First platoon 69-70
The COAX on 26 never worked worth a shit. Though the canister was awesome, reloading was a hassle. I did like playing with the gyro, but it was no M-48
I seem to recall the M 48 weighed about 52 tons and the Sheridan 22 tons. 26 managed toe hit four mines during my time on it. They just replaced the two Sheridans. With a lot of work, the 48 (King Kong II) was back at it in 48 hours. The second mine we hit with the 48 was a small miracle. Sgt D decided to take a bunch of kids for a ride north of the river at Cua Viet. I think Mike Deierling was driving. All that went of was the blasting cap. A real blessing for those kids.
I did not care for the Sheridans, they had to much big gun for their weight, every time you shot it the first 3 sets of road wheels would come off the ground and you landed in a different position, plus they were aluminum and had thin bottoms etc,etc. not good for mines, rpg's etc. too me they were junk compared to the 48's.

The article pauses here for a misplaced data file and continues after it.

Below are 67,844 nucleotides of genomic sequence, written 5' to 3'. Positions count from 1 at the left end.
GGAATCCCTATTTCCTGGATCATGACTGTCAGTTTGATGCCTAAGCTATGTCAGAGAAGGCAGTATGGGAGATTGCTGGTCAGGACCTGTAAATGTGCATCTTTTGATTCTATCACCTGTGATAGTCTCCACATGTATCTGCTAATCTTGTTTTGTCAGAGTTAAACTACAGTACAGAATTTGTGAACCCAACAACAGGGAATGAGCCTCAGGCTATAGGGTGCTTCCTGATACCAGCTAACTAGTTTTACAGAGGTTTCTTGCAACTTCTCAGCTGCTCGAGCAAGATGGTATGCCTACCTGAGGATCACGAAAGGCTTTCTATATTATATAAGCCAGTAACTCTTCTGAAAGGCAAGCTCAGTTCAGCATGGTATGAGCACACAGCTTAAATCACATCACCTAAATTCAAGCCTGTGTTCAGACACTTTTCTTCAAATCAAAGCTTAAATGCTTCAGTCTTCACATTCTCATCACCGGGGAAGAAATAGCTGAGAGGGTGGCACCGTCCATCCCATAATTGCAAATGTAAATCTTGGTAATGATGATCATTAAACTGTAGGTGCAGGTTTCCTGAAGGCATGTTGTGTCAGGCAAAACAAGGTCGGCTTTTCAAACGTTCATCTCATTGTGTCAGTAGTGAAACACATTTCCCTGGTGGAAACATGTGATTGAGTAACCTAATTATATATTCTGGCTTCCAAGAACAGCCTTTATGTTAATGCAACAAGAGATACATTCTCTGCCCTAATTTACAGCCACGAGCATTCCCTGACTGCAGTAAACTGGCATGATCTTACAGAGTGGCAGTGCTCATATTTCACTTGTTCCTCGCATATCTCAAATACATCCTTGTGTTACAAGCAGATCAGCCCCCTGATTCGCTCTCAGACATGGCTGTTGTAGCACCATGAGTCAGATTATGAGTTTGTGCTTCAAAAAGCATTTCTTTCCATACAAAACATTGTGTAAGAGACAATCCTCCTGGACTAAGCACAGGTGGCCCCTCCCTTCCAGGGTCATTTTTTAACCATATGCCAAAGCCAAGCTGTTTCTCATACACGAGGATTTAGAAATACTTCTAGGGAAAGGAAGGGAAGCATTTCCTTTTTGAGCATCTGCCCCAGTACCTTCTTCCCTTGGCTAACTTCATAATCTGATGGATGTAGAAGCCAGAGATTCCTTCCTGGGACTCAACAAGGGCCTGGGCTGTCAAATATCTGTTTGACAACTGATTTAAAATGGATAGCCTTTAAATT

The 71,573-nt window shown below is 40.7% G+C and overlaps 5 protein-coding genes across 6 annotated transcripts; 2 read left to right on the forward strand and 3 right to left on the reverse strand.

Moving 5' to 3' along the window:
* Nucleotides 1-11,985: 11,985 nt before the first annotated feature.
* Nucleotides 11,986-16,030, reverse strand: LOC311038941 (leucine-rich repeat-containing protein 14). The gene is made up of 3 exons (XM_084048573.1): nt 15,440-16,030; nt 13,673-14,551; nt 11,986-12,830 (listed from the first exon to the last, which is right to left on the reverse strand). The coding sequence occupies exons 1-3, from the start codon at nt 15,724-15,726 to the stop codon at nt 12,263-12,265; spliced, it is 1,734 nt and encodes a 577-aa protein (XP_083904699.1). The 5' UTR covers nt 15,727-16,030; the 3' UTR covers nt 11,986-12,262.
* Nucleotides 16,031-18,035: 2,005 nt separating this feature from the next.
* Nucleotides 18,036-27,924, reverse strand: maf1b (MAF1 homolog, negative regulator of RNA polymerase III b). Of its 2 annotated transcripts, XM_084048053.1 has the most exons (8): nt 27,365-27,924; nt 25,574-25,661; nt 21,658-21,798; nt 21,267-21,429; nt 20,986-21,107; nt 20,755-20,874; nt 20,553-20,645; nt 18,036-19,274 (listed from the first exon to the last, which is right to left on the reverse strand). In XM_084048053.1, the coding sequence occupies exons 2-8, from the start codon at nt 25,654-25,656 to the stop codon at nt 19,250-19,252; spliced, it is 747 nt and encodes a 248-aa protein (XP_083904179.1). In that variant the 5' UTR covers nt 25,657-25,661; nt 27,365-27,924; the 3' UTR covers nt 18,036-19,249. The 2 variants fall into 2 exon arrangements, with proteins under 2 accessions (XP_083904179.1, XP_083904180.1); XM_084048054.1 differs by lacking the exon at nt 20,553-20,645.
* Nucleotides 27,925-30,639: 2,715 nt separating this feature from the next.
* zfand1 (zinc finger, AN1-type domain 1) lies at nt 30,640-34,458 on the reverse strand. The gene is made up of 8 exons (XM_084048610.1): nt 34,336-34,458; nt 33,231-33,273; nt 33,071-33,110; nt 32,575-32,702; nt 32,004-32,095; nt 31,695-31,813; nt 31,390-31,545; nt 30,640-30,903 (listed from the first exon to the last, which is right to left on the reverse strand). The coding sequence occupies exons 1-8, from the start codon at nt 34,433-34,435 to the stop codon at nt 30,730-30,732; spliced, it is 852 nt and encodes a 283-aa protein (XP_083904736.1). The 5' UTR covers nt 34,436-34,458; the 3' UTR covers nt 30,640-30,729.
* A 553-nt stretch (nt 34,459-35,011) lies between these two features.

Skee here. We must have had aiming stakes and plotting board on 39 - I remember we used it twice in the 12 mo. I was there. Also had a base plate so we could ground mount that puppy - which we did once at Cua Viet. I have no idea how many rounds we carried - just kept the racks full. We did carry Willy Pete on our track - always figured if we took an RPG it wouldn't matter if the little pieces of us burned on the way down or not. Don't know if you guys did this or not, but we always did our best to level the track so we could spin the tube and keep close to the same range all 360. Anything from digging holes for a track to driving part of it up on empty ammo crates - whatever it took to level her. Yes, we usually fired on "O" or "cheese" charge, which meant 9 little bags of powder, came off each round. We usually thru them in an empty tube case and touched it off periodically - kinda fun. At night we'd always have some illume w/ timers & charges set and safeties pulled. Pretty much the same w/ a few HE. Put the pins back in in the morning and re-canned them for the ride. I have a few good pics I'll try to dig out and send you.